Siri -


Why is this a negative? Because Siri still isn't smart enough. Yes, she knows more about movies now, and she can make you a reservation down the street at your nearby Chinese eatery, but that's just not enough. There are no API hooks to allow third-party apps to have their vital functions controlled by voice. Why not? Being able to control all apps -- not just opening them, but using them -- via voice would be groundbreaking. Also, Siri's intelligence drops significantly in nations not named U.S.A. Tsk, tsk.

Lack of customizations -


Apple has never been one to really open things up for tweaking, but it's time. iOS 6 is looking a bit dated, and there are still no options for adding third-party keyboards, changing themes or colors, or controlling extras that show up in Notification Center. Why can't we turn Airplane Mode on or turn Bluetooth off from the pulldown menu?

Camera omissions -


Why put a world-class camera into a phone, and then give users no way to truly take advantage? The iPhone 4S and iPhone 5 have great sensors and optics, but Apple failed to turn advanced options on in iOS 6. No way to adjust ISO, shutter speed or aperture? Why not? Creative professionals would be happy to show off the iPhone's capabilities, but iOS 6 limits their abilities.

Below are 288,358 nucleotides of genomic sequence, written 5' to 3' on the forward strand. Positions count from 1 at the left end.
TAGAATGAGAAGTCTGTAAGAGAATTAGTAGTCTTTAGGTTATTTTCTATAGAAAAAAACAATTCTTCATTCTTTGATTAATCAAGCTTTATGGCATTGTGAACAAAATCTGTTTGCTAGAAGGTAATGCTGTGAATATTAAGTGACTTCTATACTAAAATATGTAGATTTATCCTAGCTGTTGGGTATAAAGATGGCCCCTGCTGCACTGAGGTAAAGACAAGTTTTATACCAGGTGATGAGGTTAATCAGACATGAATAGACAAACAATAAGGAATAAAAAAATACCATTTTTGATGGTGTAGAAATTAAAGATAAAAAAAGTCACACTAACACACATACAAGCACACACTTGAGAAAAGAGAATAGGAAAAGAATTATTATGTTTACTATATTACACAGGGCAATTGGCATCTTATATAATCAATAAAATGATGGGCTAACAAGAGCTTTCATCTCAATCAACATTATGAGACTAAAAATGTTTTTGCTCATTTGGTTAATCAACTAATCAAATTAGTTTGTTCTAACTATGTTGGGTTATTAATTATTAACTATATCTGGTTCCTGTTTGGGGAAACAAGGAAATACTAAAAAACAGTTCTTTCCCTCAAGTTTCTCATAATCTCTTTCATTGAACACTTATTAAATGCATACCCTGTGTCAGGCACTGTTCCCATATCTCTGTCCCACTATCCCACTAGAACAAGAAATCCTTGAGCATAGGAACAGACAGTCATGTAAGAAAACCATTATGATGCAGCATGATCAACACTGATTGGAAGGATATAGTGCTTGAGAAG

No live icons -


Why does the weather app still show 73 and sunny? Why doesn't it actively show the weather where you are? Why do the notification number bubbles have to be the same color on each app? Why isn't there a way to tweak that? Plus, there aren't any widgets in iOS 6 -- a missed opportunity.

Contact / NFC -


We can't fault Apple for skipping the mobile payments bandwagon; it's a real mess at the moment, with too many players and no clear roadmap. But, why not add NFC? If anyone could make bump transfers cool, it'd be Apple. Just look at what they did for short-form messaging with iMessage. They clearly have the foresight and marketing and coding skills, but the hardware's not there. It's not so much a knock against Apple for not copying Android and including NFC; it's a disappointment.

iPad omissions -


Have a new iPad? You can get iOS 6 as well! But, don't look for everything to be there. There's no Passbook, which is exceptionally strange given that Passbook even made the leap to the iPod touch. Also, there's still no calculator app. Why not? Makes no sense. (To Apple's credit, they finally added a Clock app to the iPad.)

iOS 6 is still brand new, and Apple has plenty of time to make updates and adjustments. We don't expect the next major iOS push until WWDC 2013 next June, but hopefully we'll get a few wishes granted in point releases between now and then.